Belgium’s Goleada of the USMNT Highlights Problems

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Romelu Lukaku was too much for the United States to handle. (AP Photo/Tony Dejak)
Romelu Lukaku (left) was too much for the United States to handle. (AP Photo/Tony Dejak)


The technical ability and speed of Belgium in its 4-2 defeat of the United States Men’s National Team in an international friendly highlighted many of the problems with Jürgen Klinsmann’s rosters and line-ups more so than games against CONCACAF opponents have.



Belgium’s first goal scored by Kevin Mirallas was a Francesco Totti style cucchiaio, and the goal was more due to excellent technical ability and athleticism by Belgium more so than poor American defending, as Geoff Cameron was chasing Mirallas down and Omar Gonzalez was even sliding to try to block the chip.


Romelu Lukaku stormed into the box to collect a well-played final ball, which forced American goalkeeper, Tim Howard, to come off his line to pounce on the ball as Lukaku was arriving, and this forced a rebound, which Mirallas deftly chipped over Tim Howard.


Once Lukaku sprinted past the American defenders so easily, the entire American defense was broken down, and the U.S.’ defenders couldn’t get to the rebound before Mirallas executed a world-class chip.


The USMNT was totally overwhelmed on this play by the initial pass to Lukaku and by the speed with which Lukaku simply sprinted through the defenders. This one play showcased how more technically-skilled national teams using athletic players can beat many of the current USMNT players with one pass, and how the United States isn’t producing similar plays itself.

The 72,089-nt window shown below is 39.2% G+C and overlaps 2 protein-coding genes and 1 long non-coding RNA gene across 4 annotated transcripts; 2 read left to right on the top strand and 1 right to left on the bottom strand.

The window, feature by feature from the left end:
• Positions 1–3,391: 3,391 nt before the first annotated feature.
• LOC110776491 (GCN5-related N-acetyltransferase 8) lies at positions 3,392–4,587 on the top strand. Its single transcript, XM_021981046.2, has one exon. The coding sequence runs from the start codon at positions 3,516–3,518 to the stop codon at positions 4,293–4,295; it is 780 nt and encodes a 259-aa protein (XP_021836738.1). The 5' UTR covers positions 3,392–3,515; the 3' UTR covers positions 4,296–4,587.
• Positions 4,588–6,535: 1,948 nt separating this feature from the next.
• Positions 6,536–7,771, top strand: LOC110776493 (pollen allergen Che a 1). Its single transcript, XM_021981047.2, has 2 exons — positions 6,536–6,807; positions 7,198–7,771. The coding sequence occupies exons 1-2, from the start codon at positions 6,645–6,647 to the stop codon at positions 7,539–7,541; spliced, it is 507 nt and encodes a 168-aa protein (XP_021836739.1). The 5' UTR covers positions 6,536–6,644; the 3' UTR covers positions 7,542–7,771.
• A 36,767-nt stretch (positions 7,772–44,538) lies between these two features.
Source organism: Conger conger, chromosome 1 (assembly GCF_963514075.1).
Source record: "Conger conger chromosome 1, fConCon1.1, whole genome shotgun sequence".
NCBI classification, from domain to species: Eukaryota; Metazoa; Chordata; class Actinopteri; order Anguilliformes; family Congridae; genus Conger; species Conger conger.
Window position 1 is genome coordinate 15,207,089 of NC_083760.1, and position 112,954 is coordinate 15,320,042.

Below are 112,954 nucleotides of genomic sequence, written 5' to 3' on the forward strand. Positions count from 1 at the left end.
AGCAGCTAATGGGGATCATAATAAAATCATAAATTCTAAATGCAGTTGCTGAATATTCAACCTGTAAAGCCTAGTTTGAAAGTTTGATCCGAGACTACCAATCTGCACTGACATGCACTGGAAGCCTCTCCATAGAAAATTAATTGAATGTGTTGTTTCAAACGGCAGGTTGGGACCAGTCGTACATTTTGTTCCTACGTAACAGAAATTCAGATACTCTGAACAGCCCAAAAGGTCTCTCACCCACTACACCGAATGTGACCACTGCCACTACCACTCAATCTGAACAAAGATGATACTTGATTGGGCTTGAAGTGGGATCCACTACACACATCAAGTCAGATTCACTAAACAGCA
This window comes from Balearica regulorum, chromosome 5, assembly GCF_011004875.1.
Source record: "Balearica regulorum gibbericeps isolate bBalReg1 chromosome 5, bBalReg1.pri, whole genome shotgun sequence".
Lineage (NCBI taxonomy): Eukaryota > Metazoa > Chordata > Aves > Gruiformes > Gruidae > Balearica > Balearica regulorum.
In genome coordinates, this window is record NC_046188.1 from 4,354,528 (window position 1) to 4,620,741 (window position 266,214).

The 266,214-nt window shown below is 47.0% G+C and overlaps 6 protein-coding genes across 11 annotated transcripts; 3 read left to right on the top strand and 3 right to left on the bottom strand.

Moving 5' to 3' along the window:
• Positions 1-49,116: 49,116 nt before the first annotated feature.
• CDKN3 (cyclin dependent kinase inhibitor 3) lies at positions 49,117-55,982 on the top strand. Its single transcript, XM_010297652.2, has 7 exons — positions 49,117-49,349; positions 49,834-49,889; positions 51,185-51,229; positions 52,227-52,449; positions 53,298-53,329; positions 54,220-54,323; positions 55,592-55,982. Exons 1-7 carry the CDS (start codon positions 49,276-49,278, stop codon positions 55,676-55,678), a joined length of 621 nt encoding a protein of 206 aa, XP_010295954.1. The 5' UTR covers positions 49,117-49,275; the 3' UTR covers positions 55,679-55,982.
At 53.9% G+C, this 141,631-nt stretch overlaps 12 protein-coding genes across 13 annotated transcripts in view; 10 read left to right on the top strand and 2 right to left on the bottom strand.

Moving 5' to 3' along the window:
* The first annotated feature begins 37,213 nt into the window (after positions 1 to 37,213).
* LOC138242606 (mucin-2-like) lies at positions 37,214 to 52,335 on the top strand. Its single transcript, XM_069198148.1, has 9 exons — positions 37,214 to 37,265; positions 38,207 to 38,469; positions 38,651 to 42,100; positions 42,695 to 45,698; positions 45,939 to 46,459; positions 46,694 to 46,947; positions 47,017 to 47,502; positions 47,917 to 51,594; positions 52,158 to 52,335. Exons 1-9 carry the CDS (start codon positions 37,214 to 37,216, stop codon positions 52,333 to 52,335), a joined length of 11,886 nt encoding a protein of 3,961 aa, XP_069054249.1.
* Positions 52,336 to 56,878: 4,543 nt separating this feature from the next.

With a striker like Lukaku, there are always going to be multiple occasions in every game where he leaves defenders for dead with his speed and with his skill, but Klinsmann must begin fielding players who can either better neutralize players like Lukaku or who can produce the same types of plays when the United States is attacking.


There’s no shame in being torched by a striker like Lukaku, but Klinsmann’s insistence on continuing to field players at various positions without the ability to produce a similar brand of technical skill and athleticism will leave the USMNT vulnerable to national teams like Belgium and even better ones.


The USMNT was thoroughly outplayed by Belgium due to Belgium’s superior skill and athleticism.


Jozy Altidore and Omar Gonzalez aren’t responsible for the United States’ loss; the responsibility lies with not using balanced line-ups made up of players with the skill and athleticism to not be overwhelmed by teams like Belgium.


The United States can’t start a defensive back line that doesn’t include fast and skilled center backs as well as outside backs who are actually playing their natural position.


Furthermore, the USMNT’s midfield needs to include only international-caliber players of both the defensive and attacking variety.


Jürgen Klinsmann and his staff need to do a better job of selecting players with the ability to realistically compete with top international competition, and they also need to field starting line-ups that are balanced with players playing their natural positions.


A Starting XI with Omar Gonzalez and Geoff Cameron as center backs with two natural outside backs would have had problems containing Belgium, but they certainly would have have the potential to perform better than the defensive back four selected by Klinsmann.



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